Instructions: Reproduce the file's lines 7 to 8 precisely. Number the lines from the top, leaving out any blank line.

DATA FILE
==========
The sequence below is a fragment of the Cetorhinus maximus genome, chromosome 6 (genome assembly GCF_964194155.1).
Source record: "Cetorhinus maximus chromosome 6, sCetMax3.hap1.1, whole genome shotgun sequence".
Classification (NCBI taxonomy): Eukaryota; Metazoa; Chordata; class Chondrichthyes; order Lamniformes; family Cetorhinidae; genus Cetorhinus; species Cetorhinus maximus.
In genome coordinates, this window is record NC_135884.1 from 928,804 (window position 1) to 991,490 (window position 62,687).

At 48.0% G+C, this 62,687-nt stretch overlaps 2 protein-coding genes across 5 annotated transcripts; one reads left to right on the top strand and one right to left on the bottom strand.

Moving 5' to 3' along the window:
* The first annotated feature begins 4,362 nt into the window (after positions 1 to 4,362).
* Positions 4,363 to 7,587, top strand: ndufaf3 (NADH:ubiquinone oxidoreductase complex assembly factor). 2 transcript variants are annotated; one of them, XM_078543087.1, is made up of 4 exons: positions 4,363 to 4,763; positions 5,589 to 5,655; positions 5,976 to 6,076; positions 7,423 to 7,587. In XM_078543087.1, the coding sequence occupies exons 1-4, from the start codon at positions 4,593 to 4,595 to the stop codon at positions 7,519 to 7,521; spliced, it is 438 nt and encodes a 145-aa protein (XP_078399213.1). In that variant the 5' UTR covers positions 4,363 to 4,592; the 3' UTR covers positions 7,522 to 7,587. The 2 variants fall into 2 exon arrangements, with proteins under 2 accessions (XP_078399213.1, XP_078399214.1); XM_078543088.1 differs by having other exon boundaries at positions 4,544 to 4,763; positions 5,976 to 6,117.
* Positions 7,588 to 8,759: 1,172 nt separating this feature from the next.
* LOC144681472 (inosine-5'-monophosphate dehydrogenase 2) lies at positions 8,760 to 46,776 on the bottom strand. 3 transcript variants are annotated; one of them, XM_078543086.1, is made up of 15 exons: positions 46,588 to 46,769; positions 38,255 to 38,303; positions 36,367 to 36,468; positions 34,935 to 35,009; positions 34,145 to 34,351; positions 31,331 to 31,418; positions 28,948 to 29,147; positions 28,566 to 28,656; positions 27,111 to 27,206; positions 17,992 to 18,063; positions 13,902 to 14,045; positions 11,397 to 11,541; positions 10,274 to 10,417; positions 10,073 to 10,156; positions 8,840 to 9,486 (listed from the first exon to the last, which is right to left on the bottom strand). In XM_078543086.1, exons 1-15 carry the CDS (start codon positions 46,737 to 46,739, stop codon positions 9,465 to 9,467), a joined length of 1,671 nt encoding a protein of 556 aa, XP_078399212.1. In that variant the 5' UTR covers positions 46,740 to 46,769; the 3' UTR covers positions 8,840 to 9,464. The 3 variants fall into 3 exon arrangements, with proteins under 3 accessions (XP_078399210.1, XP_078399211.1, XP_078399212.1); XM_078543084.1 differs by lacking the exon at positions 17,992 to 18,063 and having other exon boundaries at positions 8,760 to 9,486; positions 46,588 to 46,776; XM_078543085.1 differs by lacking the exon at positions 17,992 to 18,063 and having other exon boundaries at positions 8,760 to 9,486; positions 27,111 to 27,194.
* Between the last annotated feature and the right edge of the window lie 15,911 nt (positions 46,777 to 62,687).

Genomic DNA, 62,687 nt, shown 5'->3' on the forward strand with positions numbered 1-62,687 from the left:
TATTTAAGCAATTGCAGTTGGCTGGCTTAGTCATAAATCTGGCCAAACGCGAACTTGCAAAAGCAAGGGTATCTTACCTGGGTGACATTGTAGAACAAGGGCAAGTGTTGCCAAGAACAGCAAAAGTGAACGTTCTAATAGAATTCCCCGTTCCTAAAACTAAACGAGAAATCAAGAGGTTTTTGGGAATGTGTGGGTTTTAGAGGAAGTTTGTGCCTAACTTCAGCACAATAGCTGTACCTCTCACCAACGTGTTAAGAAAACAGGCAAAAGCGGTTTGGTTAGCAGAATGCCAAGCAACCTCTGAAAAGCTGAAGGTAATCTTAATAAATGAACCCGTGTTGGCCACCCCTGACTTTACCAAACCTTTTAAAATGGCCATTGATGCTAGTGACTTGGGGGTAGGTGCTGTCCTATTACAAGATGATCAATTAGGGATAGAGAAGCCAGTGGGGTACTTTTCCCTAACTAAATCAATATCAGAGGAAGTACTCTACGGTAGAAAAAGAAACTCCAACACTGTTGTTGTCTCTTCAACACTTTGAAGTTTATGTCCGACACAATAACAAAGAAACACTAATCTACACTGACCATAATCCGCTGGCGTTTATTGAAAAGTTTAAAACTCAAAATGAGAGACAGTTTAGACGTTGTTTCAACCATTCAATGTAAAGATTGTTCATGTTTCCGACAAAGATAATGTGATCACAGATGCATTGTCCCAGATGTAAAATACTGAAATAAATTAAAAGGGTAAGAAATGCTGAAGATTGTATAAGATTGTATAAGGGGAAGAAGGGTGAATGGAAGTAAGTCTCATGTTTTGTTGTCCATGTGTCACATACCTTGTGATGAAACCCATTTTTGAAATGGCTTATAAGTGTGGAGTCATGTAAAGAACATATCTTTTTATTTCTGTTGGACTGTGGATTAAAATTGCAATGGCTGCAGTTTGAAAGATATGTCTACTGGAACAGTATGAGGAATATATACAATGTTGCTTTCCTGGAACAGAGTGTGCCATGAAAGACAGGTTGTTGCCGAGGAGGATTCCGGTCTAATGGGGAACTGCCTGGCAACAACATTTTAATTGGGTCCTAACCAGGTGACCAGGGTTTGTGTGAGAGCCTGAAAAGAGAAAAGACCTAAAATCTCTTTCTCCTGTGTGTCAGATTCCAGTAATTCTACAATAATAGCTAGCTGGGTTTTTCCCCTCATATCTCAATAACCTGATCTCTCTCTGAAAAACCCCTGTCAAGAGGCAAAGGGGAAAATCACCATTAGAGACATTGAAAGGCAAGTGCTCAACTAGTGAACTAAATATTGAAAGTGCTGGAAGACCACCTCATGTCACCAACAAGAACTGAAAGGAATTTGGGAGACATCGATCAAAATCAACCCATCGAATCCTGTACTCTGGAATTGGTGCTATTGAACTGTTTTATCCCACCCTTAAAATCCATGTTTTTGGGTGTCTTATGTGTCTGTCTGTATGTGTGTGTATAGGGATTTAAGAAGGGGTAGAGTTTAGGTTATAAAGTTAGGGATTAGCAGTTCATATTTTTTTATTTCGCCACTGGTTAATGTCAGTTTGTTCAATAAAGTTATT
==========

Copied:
* The first annotated feature begins 4,362 nt into the window (after positions 1 to 4,362).
* Positions 4,363 to 7,587, top strand: ndufaf3 (NADH:ubiquinone oxidoreductase complex assembly factor). 2 transcript variants are annotated; one of them, XM_078543087.1, is made up of 4 exons: positions 4,363 to 4,763; positions 5,589 to 5,655; positions 5,976 to 6,076; positions 7,423 to 7,587. In XM_078543087.1, the coding sequence occupies exons 1-4, from the start codon at positions 4,593 to 4,595 to the stop codon at positions 7,519 to 7,521; spliced, it is 438 nt and encodes a 145-aa protein (XP_078399213.1). In that variant the 5' UTR covers positions 4,363 to 4,592; the 3' UTR covers positions 7,522 to 7,587. The 2 variants fall into 2 exon arrangements, with proteins under 2 accessions (XP_078399213.1, XP_078399214.1); XM_078543088.1 differs by having other exon boundaries at positions 4,544 to 4,763; positions 5,976 to 6,117.